Friday, October 26, 2012

Averaging Down in a Position

When given the opportunity to average down in a position that I own and want more of I'll normally take the chance when it's the best opportunity available. Averaging down gives you a chance to lower your cost basis in a company that you have already deemed investment worthy.

Most often the chance to average down comes after some negative news for the company, whether it's a macro-economic issue or company specific issue, such as a recent earnings miss.  Averaging down in a position does require monitoring.  You need to know if something has changed fundamentally with the company or if it's just market noise currently voting against the company.  This is why it's important to devote some time each week to every one of your holdings to get the latest news in an attempt to discern if the price movement is justified.  Once I feel comfortable that nothing of note has changed, then it's time to purchase shares to average your cost basis down.

One of the biggest things that I struggle with as far as averaging down is what price to aim for.  Typically I try and get a 2.5% to 5% pullback before purchasing more shares, however sometimes you just don't get the chance for that big of a pullback.  I know there's been a few times where I missed the opportunity to lower my cost basis because I was looking for a certain percentage lower and that price just narrowly missed.  I've also thought of aiming for a 1% decrease in the average cost basis once the new shares are added.  I continue to go back and forth on this issue for what method to use, although I guess it should be more company specific because some companies have much larger swings than others.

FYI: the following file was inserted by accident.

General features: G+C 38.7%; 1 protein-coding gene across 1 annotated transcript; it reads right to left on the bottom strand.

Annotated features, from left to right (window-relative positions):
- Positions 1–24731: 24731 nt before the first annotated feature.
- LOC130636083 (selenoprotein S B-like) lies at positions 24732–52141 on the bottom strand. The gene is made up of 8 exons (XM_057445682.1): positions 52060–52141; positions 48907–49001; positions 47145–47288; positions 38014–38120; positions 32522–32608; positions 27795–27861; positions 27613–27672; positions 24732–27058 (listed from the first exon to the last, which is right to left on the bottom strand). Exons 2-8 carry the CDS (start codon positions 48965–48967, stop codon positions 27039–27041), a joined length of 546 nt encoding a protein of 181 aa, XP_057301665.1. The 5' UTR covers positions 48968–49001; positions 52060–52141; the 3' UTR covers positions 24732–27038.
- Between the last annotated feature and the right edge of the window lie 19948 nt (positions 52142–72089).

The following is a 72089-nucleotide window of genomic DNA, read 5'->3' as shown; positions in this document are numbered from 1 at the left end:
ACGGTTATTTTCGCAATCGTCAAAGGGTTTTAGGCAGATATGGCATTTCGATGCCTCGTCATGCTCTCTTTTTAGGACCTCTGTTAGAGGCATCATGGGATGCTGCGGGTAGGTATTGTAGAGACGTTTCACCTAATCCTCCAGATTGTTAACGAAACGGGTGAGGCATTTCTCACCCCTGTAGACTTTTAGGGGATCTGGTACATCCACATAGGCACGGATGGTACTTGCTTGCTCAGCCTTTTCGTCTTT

What are your thoughts?  Do you prefer to have a target percentage decrease from the original cost basis or target a decrease in the total cost basis with the new shares purchased or buy if it's the best opportunity even if it's just a little less than your purchase price?

8 comments:

  1. I don't have any specific criteria for averaging down. Basically, if the opportunity to average down on a stock is more attractive than the other opportunities I'm considering, then I will probably do it, without much regard for the exact percentage by which I'll lower my cost basis.

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    1. Thats about how i work it but now that we're getting a pullback its made me wonder how to approach averaging down.